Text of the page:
Americans are saving a lot less now than they did during the pandemic, but it’s not all bad news, according to the Fed.

“Household savings soared in the United States [...] during the pandemic as consumers cut back on spending while government policies supported incomes,” according to a recent report by the New York Fed.

Those excess savings are being put back into the economy through higher spending.

The Fed noted that this trend is uniquely American. Households in other similar, high-income countries have continued to grow their rainy-day funds since 2020.

Economists say this is a double-edged sword that could be good for the economy in the short term but detrimental to household finances in the long run.

Shrinking American savings are growing the economy

Because of the free-wheeling spending of U.S. households, American GDP is back in line with its pre-Covid trend, less than three years after the pandemic.

In September, U.S. retail sales rose for the sixth month in a row. Retail and food sales topped $704 billion, according to the Census Bureau. That was 0.7% more than August sales and 3.8% higher than September 2022.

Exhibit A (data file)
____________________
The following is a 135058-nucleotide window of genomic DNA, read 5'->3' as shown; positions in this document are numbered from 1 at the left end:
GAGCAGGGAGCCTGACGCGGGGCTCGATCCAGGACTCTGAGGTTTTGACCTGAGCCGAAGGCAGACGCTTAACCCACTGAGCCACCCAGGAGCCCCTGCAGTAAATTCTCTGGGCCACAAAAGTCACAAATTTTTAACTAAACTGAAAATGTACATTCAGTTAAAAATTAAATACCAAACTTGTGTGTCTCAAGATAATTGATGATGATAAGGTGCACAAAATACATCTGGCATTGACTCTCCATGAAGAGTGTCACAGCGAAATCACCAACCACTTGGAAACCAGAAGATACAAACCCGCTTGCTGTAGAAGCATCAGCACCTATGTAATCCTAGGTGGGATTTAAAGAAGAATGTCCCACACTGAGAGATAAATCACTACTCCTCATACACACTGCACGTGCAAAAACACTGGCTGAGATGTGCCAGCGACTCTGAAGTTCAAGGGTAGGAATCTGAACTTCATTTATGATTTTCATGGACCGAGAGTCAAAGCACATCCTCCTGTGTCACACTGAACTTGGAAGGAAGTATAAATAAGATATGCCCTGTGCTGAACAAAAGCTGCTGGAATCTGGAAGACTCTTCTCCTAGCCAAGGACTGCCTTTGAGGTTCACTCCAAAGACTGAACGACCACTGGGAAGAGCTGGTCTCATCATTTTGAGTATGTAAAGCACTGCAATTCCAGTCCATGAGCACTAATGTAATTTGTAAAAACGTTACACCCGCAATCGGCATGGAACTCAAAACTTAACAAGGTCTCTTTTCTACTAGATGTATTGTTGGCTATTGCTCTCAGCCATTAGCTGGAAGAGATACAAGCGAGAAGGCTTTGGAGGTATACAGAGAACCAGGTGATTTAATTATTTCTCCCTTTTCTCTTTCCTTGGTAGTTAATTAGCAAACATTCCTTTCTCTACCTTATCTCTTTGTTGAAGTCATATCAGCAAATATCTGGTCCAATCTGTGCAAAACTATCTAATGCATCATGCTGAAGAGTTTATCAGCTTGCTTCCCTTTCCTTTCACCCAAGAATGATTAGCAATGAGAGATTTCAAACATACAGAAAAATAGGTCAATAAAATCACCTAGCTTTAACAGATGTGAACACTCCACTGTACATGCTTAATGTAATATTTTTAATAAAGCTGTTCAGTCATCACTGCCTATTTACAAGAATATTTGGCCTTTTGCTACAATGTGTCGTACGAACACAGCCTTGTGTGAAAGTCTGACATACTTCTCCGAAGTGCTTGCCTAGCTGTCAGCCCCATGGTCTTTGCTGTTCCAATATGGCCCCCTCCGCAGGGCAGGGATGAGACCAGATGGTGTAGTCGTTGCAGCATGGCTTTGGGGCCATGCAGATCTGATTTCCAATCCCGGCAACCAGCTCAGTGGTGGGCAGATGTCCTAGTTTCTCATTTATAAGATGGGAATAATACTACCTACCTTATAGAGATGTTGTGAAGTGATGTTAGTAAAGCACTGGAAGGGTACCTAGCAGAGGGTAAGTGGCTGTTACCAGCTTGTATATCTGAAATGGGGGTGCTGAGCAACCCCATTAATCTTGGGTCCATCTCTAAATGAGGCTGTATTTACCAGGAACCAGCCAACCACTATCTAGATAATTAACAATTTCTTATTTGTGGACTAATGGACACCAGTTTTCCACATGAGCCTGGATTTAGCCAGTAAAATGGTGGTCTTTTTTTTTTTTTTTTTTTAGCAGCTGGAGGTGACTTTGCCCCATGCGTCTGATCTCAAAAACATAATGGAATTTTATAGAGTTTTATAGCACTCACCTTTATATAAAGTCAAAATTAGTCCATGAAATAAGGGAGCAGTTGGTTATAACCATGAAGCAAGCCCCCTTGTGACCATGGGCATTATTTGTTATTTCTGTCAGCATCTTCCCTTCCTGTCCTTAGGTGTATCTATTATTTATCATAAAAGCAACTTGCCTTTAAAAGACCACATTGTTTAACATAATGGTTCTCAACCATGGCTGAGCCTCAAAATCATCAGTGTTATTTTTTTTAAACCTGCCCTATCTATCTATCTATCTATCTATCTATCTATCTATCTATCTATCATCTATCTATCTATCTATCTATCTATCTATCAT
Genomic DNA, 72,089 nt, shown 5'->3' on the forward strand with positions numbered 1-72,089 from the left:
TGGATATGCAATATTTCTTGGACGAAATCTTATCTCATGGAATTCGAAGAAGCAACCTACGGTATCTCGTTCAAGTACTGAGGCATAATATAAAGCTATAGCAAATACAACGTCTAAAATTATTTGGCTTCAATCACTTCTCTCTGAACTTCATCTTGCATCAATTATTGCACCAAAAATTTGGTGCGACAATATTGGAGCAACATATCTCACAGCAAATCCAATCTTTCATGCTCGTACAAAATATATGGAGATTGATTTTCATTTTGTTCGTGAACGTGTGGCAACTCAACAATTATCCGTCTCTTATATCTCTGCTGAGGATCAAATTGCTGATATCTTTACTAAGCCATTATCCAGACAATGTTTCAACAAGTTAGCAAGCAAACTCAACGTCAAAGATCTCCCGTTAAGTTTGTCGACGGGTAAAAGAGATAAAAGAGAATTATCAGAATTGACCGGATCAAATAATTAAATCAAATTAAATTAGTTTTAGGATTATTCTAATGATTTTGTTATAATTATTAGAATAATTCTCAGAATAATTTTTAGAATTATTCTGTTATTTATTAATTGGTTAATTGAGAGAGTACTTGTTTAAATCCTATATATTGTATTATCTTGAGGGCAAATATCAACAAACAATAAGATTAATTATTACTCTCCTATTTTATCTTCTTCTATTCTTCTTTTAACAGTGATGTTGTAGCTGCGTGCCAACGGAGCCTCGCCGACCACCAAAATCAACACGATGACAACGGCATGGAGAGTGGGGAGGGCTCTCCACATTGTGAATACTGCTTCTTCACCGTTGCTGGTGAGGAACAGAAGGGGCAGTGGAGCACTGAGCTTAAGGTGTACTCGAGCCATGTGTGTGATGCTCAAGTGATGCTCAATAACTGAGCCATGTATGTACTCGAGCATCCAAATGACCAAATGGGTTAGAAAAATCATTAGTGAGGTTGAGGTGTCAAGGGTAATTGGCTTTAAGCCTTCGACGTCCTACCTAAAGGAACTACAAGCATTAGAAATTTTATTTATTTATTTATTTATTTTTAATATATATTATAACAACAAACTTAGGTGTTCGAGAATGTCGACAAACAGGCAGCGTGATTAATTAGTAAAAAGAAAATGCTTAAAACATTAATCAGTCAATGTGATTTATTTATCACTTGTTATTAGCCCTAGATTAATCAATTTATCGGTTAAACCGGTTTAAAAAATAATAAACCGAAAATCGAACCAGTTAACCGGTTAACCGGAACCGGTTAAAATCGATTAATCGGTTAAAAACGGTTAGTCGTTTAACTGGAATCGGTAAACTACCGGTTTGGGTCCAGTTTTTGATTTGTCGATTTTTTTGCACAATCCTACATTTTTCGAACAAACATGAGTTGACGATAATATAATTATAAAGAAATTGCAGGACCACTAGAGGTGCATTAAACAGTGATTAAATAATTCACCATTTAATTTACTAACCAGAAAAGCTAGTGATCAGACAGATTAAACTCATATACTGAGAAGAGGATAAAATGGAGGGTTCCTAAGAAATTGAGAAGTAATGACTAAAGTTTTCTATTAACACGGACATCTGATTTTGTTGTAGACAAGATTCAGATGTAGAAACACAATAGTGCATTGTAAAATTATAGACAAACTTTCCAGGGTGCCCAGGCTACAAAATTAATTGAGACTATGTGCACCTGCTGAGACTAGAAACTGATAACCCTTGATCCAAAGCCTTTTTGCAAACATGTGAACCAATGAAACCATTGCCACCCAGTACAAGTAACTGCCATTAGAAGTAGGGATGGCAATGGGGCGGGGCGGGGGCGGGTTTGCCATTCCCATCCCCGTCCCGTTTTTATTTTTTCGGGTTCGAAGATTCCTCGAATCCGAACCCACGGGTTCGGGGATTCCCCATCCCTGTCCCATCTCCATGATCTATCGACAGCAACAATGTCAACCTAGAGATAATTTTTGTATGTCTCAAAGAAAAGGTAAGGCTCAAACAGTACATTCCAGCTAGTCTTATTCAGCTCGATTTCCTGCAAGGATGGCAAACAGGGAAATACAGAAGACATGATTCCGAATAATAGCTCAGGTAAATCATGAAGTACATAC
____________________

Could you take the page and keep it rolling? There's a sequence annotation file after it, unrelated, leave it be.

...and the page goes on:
Online spending was on fire last month, and non-store retail sales were up 8.4% over last year.

Factory output to meet consumer demand is also rising as Americans break open the piggy banks. Industrial production advanced at a yearly rate of 2.5% last quarter. U.S. manufacturing also rose steadily in September, as output grew by 0.4%.

American consumers aren’t even letting sticky inflation stand in the way of their buying splurge. The price of seemingly everything—hotels, haircuts, and sneakers—is up, yet consumers are undeterred.

But GDP and consumer spending figures mask an underlying problem: Americans are up to their eyeballs in debt.

Skimpy emergency funds and more consumer debt

The divergence in U.S. spending in 2023 shows Americans have higher consumer confidence, income security, and credit resources than their counterparts in other wealthy nations.

The problem is that inflation-adjusted earnings haven’t kept up with spending, so credit makes up the difference.

The New York Fed’s data shows U.S. consumer debt has continuously set new record highs since 2020. During the summer, American credit card debt surpassed $1 trillion for the first time ever. That’s on top of mortgage debt, personal lines of credit, and student loans.

Economists say the growth in consumer debt isn’t sustainable and could be detrimental to household finances as interest rates rise.

“The problem is savings are finite and the banks are tightening lending standards significantly,” ING economist James Knightley told Business Insider. “Credit card borrowing costs are the highest since records began in 1972, so there is going to be a lot of pain out there.”